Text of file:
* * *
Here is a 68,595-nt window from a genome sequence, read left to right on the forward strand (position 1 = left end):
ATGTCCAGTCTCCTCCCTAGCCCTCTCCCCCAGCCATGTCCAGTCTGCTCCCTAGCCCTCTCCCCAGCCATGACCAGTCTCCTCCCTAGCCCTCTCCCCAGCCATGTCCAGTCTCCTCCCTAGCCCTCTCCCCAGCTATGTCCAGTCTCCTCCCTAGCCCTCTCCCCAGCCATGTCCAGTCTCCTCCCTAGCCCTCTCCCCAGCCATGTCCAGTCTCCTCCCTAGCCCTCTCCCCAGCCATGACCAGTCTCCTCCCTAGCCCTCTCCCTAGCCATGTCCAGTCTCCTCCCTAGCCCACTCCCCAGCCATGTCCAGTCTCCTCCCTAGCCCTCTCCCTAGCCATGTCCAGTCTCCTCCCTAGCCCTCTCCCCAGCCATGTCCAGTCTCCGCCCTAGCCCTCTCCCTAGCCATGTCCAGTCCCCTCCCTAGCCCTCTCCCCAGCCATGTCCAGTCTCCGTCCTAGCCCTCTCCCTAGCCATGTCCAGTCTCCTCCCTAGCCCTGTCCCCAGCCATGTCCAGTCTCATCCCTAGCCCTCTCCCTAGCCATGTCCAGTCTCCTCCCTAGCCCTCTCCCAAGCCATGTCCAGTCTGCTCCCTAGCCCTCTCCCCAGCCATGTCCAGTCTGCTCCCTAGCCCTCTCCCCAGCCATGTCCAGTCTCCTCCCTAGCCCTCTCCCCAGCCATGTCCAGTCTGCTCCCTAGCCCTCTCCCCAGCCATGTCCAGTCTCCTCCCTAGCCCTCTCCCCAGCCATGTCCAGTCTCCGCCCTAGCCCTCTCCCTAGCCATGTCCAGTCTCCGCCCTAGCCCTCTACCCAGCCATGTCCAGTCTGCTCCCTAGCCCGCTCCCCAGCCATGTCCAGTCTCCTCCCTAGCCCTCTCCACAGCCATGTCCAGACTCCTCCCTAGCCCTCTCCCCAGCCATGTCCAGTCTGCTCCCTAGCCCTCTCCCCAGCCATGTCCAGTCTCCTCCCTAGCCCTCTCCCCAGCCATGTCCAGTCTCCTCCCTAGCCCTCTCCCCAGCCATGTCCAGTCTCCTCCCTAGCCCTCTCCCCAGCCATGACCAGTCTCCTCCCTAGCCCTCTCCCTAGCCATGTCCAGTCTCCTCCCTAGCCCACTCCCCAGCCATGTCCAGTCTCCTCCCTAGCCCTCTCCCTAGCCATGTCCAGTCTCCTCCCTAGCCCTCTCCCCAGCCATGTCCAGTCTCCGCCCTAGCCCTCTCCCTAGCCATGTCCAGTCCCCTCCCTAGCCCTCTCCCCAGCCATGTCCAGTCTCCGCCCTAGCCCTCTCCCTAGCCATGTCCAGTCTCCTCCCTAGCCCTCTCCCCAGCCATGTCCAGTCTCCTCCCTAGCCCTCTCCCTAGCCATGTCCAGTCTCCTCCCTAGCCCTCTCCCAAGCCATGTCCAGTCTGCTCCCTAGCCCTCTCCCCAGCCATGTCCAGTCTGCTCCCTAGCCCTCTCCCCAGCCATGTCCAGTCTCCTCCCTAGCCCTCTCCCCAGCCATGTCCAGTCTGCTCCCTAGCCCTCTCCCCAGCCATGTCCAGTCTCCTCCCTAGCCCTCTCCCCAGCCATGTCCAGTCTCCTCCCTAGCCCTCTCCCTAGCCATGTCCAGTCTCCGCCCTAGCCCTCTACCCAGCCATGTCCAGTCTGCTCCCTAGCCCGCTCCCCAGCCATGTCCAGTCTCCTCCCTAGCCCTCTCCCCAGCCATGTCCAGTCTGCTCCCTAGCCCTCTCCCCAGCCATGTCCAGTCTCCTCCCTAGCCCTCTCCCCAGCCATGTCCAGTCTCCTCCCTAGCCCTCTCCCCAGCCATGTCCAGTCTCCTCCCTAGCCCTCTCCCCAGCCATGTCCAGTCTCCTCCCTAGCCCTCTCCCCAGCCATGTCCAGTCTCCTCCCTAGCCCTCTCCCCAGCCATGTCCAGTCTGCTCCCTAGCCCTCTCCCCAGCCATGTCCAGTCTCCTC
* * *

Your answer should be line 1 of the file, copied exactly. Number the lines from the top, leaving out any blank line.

Here is a 68,595-nt window from a genome sequence, read left to right on the forward strand (position 1 = left end):